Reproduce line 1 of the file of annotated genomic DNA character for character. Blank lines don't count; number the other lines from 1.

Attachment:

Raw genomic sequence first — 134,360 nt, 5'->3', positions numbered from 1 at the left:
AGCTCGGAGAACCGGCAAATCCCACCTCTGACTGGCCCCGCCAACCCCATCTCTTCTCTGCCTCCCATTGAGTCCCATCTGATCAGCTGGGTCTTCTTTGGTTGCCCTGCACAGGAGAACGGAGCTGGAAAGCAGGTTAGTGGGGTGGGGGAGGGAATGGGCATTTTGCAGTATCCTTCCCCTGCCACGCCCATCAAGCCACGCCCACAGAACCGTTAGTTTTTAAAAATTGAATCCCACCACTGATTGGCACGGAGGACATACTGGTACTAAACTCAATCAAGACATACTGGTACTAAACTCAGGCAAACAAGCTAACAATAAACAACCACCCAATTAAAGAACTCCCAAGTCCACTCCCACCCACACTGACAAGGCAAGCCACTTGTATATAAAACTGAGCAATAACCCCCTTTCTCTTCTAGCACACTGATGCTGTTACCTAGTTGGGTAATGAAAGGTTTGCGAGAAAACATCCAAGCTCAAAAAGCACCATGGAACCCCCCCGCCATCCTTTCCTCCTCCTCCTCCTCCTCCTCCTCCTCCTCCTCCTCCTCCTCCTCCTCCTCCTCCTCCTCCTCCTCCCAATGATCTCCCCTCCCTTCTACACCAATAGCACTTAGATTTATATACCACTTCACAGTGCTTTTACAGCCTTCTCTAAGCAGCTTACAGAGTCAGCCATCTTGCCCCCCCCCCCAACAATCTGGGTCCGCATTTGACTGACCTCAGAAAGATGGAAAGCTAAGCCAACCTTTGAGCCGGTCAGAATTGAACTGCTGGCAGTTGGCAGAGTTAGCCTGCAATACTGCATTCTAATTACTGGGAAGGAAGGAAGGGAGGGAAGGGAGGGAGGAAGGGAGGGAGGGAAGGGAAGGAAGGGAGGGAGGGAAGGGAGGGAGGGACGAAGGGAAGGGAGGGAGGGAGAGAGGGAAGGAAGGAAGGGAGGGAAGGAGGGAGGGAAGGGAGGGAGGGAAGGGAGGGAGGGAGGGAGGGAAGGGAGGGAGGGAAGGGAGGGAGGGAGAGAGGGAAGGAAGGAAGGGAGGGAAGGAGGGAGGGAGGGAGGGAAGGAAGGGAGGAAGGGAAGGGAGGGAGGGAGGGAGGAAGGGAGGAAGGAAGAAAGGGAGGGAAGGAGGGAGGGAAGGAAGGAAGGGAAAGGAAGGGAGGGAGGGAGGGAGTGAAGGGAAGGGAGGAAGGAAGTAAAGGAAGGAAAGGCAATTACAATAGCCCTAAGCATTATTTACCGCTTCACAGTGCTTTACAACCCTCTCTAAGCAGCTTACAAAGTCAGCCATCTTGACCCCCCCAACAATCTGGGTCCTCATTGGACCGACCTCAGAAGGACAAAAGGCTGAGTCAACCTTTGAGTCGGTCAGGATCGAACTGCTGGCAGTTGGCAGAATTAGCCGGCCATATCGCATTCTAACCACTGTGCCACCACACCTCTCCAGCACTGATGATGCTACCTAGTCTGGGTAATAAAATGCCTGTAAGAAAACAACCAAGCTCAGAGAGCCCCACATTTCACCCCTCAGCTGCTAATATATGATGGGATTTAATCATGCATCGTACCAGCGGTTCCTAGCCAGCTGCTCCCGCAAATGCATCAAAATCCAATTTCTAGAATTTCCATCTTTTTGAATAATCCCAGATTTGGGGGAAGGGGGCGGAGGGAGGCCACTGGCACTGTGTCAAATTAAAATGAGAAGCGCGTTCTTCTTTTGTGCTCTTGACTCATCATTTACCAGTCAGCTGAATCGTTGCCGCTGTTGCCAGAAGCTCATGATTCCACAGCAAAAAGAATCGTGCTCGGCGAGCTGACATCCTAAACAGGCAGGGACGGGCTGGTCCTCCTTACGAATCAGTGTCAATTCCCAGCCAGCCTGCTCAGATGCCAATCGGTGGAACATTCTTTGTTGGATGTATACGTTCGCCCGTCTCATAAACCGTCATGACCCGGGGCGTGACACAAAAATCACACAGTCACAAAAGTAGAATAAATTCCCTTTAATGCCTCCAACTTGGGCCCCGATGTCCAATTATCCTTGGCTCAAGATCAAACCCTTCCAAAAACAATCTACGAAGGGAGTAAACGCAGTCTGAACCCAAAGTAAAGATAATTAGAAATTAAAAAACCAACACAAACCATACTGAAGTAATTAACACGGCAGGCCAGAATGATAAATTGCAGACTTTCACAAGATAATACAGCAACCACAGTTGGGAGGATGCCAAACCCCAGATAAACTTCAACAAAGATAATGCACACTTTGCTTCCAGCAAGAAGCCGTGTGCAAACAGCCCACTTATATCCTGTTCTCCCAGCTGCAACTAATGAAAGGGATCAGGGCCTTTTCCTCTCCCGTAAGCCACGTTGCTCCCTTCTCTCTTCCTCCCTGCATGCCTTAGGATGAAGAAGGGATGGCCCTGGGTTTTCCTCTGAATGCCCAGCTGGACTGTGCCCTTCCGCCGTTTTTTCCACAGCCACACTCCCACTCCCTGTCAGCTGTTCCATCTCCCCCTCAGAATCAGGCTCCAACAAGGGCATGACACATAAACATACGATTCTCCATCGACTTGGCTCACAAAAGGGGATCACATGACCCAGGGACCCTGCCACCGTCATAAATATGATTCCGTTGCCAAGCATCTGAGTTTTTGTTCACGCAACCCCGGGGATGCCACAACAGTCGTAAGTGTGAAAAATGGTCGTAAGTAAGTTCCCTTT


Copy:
Raw genomic sequence first — 134,360 nt, 5'->3', positions numbered from 1 at the left: